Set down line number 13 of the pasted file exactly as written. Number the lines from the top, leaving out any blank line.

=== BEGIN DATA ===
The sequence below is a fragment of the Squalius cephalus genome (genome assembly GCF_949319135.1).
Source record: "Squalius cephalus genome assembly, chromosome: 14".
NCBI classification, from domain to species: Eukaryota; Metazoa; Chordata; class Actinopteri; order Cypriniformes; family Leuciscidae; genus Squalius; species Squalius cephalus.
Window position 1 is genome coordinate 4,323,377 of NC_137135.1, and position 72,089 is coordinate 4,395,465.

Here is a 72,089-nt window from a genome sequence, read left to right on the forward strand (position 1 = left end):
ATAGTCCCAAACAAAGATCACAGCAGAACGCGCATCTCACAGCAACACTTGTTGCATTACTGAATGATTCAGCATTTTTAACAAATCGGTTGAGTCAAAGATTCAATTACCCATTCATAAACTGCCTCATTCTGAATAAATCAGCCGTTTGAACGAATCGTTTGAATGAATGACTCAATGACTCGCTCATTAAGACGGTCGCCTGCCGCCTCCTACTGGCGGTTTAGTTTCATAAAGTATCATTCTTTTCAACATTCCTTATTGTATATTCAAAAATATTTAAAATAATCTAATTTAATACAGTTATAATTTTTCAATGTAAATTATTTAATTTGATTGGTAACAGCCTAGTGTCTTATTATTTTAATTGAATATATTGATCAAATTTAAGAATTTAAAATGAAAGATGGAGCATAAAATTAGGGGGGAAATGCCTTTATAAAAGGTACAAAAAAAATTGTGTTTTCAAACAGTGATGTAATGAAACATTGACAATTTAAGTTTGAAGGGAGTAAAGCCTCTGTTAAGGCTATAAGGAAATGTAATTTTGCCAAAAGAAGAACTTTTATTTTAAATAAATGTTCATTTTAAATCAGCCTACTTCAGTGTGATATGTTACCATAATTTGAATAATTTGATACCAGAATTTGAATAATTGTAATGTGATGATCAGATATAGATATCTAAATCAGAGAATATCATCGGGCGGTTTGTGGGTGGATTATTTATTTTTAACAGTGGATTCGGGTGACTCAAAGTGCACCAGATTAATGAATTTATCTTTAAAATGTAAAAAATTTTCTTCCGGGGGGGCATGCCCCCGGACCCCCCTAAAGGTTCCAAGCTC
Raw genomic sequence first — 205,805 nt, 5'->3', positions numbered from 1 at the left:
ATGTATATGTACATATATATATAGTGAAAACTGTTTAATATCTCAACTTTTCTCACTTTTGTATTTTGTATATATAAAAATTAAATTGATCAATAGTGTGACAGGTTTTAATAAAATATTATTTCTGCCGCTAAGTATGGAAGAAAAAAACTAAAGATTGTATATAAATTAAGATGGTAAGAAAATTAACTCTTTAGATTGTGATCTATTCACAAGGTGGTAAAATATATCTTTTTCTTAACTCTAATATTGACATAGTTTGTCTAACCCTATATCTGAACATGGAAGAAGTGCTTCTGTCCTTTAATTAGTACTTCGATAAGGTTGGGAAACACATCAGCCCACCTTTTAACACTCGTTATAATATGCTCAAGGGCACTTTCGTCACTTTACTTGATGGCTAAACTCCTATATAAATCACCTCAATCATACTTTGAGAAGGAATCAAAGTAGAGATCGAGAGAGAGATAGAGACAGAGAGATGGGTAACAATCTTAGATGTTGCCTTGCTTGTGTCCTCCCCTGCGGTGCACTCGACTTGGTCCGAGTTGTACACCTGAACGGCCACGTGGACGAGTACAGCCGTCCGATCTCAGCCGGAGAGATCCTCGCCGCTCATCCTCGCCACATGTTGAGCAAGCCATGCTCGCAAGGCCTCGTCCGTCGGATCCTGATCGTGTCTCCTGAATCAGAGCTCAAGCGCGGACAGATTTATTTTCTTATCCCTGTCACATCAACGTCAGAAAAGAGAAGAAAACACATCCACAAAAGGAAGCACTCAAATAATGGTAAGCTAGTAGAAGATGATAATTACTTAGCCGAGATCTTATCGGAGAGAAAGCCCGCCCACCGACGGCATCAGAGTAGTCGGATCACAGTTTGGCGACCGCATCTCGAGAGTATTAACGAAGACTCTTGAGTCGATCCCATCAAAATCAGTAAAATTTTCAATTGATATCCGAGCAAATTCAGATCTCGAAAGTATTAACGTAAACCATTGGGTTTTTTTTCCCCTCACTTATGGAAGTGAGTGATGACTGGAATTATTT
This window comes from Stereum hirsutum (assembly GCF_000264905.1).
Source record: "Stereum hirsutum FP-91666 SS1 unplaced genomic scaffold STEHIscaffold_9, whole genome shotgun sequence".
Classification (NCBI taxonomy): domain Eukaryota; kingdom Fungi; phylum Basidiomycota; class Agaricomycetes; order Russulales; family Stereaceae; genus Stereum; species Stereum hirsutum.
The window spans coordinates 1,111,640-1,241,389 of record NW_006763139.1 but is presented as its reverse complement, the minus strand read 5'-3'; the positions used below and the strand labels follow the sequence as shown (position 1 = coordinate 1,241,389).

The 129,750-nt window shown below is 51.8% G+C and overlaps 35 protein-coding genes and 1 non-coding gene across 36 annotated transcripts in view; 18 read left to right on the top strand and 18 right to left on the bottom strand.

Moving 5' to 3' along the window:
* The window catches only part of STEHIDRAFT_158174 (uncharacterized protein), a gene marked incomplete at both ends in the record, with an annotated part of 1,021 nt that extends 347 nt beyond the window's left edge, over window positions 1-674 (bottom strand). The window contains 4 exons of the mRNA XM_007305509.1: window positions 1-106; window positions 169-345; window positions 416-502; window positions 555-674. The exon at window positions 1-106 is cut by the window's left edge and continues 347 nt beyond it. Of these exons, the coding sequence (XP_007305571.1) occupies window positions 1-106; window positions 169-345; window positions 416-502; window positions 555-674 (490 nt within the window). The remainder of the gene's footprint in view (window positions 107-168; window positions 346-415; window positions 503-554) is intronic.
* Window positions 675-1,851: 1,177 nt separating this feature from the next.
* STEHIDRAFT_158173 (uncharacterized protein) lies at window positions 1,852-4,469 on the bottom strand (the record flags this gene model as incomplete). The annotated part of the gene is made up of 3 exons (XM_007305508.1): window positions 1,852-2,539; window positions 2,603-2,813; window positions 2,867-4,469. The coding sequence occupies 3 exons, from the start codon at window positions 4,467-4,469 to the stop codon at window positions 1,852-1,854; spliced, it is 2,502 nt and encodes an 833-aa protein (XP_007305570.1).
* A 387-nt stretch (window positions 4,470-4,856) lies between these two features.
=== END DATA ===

The 129,750-nt window shown below is 51.8% G+C and overlaps 35 protein-coding genes and 1 non-coding gene across 36 annotated transcripts in view; 18 read left to right on the top strand and 18 right to left on the bottom strand.